So this is what the Peter Principle looked like.
Clive glanced down at his cue cards and gulped.
Why did he accept this position?
He’d been happy before. He’d excelled in his role as a computer programmer and looked forward to a substantial performance-based pay rise every year.
When he’d been offered the role of team leader he was both flattered and excited.
Flattered to have his year-on-year performance recognized.
Excited about what the future held for him and his new team.
Things changed dramatically for Clive shortly after moving into his new leadership position.
Not only was he combating the difficulties of managing a team made up of people who had recently been his peers, now he was also spending most of his time in meetings and trying to build relationships with people he had always disliked.
Even worse, he was required to do regular presentations to the broader firm to talk about his team’s progress.
Clive was jittery at the best of times, but speaking in front of a crowd of people was the limit.
He could never find the right words at the right time. And was self-conscious of his “whisper” voice and beetroot-red face.
As he stood there with his cue cards, waiting for his turn to take the stage, he longed for the good old days. That time when he could hide behind his computer screen and interact with others on his terms.
The audience began applauding and the speaker walked off stage.
Clive was up next.
His legs started to shake and he could feel his ears burning.
The MC called his name and he walked timidly into the bright lights.
Ever felt like Clive?
If you’re not in the habit of speaking in front of groups there’s not much worse than being expected to do a presentation at work.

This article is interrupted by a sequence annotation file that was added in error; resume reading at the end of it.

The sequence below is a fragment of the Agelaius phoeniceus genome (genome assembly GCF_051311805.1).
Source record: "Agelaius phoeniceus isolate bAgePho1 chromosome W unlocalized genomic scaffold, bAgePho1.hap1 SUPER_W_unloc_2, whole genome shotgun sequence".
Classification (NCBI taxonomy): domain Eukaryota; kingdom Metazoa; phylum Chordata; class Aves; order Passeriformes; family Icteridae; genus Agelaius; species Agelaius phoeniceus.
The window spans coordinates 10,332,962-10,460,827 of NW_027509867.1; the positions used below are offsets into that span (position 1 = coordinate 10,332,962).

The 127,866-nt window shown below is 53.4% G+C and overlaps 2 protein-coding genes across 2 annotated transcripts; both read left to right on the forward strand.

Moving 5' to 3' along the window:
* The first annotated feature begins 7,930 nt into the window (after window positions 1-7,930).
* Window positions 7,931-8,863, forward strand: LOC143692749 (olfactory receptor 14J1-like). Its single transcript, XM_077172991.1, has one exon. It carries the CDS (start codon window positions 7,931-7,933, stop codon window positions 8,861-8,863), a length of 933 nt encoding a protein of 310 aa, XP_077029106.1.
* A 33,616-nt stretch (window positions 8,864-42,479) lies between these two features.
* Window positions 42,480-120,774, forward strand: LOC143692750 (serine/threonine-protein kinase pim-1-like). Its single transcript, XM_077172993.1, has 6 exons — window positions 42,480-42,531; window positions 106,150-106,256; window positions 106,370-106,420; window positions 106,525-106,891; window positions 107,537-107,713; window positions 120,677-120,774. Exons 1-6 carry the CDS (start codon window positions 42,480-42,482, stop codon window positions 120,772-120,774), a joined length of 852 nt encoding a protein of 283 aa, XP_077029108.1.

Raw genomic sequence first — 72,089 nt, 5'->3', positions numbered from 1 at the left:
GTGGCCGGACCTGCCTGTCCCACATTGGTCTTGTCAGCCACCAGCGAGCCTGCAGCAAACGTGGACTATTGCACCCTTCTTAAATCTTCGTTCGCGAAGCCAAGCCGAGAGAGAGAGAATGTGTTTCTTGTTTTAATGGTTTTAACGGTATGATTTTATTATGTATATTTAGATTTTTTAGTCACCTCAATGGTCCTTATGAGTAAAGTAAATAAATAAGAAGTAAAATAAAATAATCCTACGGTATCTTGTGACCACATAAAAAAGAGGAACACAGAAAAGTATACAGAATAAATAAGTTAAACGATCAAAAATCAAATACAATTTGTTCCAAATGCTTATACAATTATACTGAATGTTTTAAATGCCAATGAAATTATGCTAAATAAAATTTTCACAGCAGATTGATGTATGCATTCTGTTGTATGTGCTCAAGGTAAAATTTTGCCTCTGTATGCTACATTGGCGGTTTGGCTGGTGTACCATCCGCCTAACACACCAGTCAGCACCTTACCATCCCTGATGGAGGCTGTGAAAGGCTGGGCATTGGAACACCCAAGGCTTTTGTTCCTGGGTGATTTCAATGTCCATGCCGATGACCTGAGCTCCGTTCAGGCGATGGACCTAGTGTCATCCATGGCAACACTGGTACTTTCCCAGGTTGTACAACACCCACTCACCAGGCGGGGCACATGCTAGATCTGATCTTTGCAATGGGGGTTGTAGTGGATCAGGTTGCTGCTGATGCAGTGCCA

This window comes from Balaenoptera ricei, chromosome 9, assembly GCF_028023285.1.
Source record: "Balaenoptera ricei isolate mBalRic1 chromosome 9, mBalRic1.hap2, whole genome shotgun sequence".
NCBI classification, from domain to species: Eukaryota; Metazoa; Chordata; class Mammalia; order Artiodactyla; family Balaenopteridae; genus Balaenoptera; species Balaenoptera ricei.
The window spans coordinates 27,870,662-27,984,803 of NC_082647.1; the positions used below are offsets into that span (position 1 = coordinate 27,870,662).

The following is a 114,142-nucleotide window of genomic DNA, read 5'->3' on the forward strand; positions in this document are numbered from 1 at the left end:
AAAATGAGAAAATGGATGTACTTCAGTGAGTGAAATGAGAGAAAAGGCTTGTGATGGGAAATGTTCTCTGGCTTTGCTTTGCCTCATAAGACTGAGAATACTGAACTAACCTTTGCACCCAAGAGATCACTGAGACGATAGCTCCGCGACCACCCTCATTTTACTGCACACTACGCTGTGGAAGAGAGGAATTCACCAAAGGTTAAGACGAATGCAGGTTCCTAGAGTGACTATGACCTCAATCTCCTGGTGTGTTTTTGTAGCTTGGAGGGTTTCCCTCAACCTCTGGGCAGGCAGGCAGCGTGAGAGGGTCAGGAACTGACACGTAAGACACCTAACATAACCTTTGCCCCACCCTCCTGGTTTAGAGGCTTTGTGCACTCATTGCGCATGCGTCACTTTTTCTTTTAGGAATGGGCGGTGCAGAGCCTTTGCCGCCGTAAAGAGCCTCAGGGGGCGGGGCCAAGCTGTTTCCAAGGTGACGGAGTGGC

You want to look confident and knowledgeable, but you don’t really believe that’s what the audience will see when you stand in front on them. You’re sure the audience will see a nervous, red-faced speaker who doesn’t really know their material.
Here are 4 No-BS tricks you can use in your presentation to calm your nerves, speak clearly, and look confident and credible.
1. Have your first line prepared
Your confidence increases when you plan what to say at first.
It’s like striking up a conversation with a stranger… You feel more confident if you have a “line” or a “conversation starter” ready to go.
Before you head out on stage think about what your first line is going to be.
As a bonus, make your first line a question and you’ll take the focus off yourself for a few seconds.
2. Become an SME
There’s nothing more harrowing than doing a presentation about a subject you don’t really understand.
When you don’t understand your subject you end up relying on prompts like bullet points or cue cards.
What if the projector breaks down or your cue cards spontaneously combust?
If you are a subject matter expert… If you know your subject well enough then you can get your main point across even if the projector isn’t working or your cue cards crumble in your hands.
An added benefit is your confidence increases because you reduce your fear of mistakes.
3. Make peace with silence
Instead of filling silence gaps with “err” or “umm” or “ehh”, stick with silence.
Staying silent has a couple of benefits:
First, it makes you look more confident.
Second, it reduces your anxiety because it forces you into a slower, steadier delivery style.
4. Cut the pleasantries
Don’t end your presentation with boring statements everyone’s heard before.
Ending your presentation with “Thank you for your time” is not memorable.
It’s a weak close to your presentation and, like a Boeing 747 that’s just hit the tarmac, your audience are already standing in the aisle ready to file out the door. It’s the “please remain seated until the seat belt sign is switched off” presentation close.
With a boring close, the problem for you is the rush of anxiety you’ll feel at the end of your presentation because the audience are already packing up while you’re still speaking.
What do you think?
Let’s chat in the comments below.